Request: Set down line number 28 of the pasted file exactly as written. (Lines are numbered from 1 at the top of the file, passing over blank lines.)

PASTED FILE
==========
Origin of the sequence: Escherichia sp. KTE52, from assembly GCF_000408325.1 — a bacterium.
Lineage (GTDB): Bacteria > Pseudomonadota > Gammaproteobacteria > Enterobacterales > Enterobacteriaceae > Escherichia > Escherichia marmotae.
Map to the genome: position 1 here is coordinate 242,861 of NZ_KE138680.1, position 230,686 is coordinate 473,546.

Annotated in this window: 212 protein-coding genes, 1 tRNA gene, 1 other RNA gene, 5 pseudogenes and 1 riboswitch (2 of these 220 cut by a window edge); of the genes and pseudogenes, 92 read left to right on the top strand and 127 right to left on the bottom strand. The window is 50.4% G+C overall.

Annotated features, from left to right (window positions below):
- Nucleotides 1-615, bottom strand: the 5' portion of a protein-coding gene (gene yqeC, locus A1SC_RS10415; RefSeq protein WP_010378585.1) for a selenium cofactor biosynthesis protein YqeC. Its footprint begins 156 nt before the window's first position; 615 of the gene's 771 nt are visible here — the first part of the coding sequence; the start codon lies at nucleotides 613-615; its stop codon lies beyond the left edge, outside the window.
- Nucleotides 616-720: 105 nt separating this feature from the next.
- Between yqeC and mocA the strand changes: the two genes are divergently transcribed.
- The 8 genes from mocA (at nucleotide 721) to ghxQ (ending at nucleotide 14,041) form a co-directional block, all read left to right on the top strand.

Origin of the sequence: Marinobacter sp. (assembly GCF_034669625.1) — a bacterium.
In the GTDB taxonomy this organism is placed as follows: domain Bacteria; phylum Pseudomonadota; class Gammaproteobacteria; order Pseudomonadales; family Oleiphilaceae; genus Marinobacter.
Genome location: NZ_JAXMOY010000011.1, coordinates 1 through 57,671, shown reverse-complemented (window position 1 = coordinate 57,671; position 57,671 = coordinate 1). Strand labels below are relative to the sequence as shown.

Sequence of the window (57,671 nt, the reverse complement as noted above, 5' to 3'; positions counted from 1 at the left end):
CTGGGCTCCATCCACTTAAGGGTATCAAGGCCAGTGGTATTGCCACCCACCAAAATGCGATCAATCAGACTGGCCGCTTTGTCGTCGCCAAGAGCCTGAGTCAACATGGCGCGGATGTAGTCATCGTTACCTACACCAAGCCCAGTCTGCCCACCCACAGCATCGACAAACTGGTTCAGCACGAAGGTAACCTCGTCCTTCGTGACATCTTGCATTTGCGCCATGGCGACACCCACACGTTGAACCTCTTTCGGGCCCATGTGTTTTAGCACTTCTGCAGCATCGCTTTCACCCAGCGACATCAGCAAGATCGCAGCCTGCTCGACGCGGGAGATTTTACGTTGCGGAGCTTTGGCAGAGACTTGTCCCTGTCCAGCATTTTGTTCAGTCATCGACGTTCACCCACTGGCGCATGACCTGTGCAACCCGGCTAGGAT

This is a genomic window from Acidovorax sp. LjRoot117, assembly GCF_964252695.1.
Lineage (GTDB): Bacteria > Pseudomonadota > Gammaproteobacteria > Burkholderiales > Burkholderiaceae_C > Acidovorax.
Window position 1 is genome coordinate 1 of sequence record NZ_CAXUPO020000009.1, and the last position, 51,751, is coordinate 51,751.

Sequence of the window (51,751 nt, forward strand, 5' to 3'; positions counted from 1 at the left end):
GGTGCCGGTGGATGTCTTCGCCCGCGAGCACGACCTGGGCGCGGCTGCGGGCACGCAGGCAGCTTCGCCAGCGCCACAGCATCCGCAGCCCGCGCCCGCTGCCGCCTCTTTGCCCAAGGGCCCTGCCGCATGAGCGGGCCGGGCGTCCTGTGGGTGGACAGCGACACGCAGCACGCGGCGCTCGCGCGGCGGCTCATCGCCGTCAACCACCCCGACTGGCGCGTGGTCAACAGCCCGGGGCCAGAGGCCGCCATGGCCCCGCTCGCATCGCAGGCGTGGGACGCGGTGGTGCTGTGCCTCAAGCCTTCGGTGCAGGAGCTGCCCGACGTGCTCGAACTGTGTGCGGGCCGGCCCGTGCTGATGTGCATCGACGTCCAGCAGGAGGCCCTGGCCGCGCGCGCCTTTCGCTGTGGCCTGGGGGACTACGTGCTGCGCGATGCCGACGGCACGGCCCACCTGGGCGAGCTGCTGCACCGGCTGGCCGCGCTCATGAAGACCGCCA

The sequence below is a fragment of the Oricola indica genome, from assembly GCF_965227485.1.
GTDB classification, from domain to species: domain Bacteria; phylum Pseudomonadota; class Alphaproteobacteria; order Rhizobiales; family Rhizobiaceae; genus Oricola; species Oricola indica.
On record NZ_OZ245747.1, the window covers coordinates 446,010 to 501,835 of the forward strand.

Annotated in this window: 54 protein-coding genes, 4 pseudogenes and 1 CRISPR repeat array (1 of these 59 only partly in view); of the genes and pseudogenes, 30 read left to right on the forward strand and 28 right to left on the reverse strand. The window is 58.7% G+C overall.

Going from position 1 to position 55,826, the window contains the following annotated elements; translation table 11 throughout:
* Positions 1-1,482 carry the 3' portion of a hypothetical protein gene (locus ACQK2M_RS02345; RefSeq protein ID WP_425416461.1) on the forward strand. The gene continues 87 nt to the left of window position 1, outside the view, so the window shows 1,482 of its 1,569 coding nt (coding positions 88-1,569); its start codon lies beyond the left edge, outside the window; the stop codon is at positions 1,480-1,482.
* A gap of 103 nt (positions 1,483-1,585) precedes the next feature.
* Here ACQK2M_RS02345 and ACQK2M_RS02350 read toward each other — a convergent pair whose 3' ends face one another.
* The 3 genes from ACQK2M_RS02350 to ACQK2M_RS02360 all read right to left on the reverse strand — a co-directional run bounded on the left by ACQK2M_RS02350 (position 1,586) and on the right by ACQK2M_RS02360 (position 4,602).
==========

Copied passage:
* The 3 genes from ACQK2M_RS02350 to ACQK2M_RS02360 all read right to left on the reverse strand — a co-directional run bounded on the left by ACQK2M_RS02350 (position 1,586) and on the right by ACQK2M_RS02360 (position 4,602).